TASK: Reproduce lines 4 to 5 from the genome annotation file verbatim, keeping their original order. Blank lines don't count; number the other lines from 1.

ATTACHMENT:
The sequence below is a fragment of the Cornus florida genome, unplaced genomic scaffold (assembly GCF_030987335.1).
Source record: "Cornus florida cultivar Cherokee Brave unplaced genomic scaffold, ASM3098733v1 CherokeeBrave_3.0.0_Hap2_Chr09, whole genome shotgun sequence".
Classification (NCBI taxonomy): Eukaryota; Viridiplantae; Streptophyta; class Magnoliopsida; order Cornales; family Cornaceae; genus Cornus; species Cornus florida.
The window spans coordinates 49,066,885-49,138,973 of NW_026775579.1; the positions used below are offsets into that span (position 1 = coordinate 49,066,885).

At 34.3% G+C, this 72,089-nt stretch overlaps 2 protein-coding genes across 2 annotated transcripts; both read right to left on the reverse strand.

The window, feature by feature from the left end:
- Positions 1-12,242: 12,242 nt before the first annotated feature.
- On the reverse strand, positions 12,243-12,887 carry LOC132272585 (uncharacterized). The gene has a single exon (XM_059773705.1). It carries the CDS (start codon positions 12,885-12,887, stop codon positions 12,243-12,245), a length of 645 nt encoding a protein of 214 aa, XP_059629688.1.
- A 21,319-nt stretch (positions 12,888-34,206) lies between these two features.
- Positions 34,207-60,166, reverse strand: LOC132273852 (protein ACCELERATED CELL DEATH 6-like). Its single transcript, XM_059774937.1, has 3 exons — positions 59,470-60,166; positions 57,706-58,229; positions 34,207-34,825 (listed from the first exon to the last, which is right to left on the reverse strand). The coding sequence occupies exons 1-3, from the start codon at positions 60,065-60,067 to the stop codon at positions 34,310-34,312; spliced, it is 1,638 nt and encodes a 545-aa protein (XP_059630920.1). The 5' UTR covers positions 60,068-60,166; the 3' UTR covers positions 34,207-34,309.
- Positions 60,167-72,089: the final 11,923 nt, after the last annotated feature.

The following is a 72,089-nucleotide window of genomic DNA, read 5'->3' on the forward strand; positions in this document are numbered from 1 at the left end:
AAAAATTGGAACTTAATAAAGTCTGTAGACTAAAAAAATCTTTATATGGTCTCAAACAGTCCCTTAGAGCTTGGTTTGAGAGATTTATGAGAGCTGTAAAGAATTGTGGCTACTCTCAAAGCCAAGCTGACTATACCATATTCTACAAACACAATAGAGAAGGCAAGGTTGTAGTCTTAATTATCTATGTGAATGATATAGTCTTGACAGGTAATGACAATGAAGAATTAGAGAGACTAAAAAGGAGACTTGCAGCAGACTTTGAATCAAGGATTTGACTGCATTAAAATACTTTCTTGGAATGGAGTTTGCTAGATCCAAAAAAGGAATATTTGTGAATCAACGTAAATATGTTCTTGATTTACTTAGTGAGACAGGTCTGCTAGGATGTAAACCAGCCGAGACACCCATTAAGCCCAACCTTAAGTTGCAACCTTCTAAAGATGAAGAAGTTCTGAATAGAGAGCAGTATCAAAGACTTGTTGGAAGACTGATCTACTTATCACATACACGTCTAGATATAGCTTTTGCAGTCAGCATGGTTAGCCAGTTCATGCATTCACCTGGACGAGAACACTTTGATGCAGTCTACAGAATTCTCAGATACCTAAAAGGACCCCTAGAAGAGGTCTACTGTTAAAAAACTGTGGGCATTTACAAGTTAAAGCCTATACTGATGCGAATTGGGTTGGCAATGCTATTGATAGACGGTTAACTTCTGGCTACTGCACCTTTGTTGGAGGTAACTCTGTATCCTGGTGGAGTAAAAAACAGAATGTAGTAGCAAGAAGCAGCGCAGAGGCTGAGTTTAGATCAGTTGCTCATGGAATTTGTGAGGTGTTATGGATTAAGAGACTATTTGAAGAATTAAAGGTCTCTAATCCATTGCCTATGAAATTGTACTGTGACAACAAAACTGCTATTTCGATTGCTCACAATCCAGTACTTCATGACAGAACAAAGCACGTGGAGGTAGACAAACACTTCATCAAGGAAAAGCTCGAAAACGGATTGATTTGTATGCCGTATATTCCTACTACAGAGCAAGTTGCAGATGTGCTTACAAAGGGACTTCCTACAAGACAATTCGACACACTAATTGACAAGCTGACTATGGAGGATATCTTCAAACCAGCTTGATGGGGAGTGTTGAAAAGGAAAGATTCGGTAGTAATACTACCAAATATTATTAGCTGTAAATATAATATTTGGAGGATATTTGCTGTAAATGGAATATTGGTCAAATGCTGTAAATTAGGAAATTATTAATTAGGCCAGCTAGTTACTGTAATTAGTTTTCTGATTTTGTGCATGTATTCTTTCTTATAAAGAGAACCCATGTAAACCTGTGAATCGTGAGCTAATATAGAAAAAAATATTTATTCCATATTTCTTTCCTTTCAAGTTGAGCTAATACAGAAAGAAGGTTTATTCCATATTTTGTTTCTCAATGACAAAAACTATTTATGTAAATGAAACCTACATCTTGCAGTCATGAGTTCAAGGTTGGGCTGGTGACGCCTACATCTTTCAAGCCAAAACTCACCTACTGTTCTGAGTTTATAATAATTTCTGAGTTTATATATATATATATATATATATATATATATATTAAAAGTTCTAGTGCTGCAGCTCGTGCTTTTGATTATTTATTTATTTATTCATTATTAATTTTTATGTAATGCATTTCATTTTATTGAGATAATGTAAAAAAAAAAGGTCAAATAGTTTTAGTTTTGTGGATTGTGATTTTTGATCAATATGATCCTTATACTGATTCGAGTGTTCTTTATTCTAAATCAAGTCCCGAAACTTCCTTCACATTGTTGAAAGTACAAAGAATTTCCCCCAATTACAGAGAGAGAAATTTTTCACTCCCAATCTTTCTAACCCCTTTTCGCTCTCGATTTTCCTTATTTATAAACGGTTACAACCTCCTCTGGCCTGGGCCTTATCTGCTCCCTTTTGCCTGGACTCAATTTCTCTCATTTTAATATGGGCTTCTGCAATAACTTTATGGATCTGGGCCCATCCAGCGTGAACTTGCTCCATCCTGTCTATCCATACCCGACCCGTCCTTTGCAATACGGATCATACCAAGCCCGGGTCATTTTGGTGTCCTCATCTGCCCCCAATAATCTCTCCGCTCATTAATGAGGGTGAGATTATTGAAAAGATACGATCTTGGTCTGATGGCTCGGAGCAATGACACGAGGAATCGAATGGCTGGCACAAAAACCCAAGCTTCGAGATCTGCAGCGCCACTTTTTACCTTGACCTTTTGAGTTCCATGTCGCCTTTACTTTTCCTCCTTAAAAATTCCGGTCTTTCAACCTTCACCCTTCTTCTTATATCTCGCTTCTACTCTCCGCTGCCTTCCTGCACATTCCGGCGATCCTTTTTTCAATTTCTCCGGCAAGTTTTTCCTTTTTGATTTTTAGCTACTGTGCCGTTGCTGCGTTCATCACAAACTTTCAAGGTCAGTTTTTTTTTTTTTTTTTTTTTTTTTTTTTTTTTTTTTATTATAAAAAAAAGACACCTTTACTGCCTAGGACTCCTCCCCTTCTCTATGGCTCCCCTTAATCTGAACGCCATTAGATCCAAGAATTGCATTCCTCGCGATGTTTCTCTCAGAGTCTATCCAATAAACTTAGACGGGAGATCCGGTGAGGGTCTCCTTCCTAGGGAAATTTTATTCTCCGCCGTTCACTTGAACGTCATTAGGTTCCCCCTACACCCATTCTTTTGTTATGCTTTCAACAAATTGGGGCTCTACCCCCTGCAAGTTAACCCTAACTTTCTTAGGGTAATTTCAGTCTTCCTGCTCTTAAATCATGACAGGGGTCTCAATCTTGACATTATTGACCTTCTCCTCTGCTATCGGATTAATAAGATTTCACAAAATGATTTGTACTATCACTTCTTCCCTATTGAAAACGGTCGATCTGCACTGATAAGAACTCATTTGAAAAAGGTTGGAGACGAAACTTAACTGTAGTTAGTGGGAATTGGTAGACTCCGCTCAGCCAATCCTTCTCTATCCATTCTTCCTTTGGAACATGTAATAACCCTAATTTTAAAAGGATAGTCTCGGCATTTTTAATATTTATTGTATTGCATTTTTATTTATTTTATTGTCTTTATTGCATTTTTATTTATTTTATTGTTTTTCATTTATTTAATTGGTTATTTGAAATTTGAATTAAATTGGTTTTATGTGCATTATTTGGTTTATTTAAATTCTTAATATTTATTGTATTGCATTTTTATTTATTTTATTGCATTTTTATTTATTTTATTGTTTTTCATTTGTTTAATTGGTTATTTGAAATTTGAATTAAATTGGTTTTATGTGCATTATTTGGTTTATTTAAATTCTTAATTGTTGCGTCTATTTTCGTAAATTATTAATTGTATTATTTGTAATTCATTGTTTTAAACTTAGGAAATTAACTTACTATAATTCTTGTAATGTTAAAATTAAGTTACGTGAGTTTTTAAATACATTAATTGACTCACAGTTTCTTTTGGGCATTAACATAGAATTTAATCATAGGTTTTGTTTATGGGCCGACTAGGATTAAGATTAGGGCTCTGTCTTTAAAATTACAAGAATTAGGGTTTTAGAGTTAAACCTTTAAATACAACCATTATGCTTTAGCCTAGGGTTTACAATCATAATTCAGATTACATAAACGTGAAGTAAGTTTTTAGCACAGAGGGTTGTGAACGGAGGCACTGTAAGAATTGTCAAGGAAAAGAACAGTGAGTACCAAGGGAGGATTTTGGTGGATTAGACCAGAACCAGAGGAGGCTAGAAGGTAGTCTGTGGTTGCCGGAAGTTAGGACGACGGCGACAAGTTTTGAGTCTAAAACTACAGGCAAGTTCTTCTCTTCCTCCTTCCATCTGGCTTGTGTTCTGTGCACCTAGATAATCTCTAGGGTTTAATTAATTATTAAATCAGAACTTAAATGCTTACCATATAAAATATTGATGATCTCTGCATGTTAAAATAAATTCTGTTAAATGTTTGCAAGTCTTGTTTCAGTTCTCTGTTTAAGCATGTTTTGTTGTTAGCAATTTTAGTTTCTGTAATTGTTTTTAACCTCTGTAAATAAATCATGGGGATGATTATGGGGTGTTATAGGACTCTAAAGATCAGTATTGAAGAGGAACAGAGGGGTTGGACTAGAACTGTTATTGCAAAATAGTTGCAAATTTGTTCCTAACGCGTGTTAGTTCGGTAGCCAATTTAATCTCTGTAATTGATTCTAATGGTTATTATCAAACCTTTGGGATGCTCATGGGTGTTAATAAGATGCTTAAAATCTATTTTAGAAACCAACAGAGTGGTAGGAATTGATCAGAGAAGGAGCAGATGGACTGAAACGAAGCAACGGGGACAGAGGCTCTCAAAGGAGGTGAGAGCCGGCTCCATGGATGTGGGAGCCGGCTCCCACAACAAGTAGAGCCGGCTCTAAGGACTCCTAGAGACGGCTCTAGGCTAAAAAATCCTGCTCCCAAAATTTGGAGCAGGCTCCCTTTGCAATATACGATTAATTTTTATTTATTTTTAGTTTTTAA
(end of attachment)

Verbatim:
The window spans coordinates 49,066,885-49,138,973 of NW_026775579.1; the positions used below are offsets into that span (position 1 = coordinate 49,066,885).

At 34.3% G+C, this 72,089-nt stretch overlaps 2 protein-coding genes across 2 annotated transcripts; both read right to left on the reverse strand.